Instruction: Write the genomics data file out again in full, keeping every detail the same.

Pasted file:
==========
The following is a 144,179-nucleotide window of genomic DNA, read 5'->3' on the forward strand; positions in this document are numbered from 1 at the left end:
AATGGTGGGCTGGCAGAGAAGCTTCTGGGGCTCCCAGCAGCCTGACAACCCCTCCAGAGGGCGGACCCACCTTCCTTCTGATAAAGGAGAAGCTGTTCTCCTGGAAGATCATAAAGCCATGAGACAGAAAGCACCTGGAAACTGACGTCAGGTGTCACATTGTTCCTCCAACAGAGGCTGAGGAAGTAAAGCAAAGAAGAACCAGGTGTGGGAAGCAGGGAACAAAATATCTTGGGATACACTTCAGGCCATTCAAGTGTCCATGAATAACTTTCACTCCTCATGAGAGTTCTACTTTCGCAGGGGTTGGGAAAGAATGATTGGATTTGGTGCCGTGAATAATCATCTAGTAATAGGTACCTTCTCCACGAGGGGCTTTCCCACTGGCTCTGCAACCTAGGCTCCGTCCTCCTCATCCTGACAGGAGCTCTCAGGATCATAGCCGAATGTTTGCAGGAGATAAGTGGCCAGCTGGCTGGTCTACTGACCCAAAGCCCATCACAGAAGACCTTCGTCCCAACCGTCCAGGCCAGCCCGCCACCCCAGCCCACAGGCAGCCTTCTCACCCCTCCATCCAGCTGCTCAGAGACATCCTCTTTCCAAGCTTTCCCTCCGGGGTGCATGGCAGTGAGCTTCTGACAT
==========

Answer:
The following is a 144,179-nucleotide window of genomic DNA, read 5'->3' on the forward strand; positions in this document are numbered from 1 at the left end:
AATGGTGGGCTGGCAGAGAAGCTTCTGGGGCTCCCAGCAGCCTGACAACCCCTCCAGAGGGCGGACCCACCTTCCTTCTGATAAAGGAGAAGCTGTTCTCCTGGAAGATCATAAAGCCATGAGACAGAAAGCACCTGGAAACTGACGTCAGGTGTCACATTGTTCCTCCAACAGAGGCTGAGGAAGTAAAGCAAAGAAGAACCAGGTGTGGGAAGCAGGGAACAAAATATCTTGGGATACACTTCAGGCCATTCAAGTGTCCATGAATAACTTTCACTCCTCATGAGAGTTCTACTTTCGCAGGGGTTGGGAAAGAATGATTGGATTTGGTGCCGTGAATAATCATCTAGTAATAGGTACCTTCTCCACGAGGGGCTTTCCCACTGGCTCTGCAACCTAGGCTCCGTCCTCCTCATCCTGACAGGAGCTCTCAGGATCATAGCCGAATGTTTGCAGGAGATAAGTGGCCAGCTGGCTGGTCTACTGACCCAAAGCCCATCACAGAAGACCTTCGTCCCAACCGTCCAGGCCAGCCCGCCACCCCAGCCCACAGGCAGCCTTCTCACCCCTCCATCCAGCTGCTCAGAGACATCCTCTTTCCAAGCTTTCCCTCCGGGGTGCATGGCAGTGAGCTTCTGACAT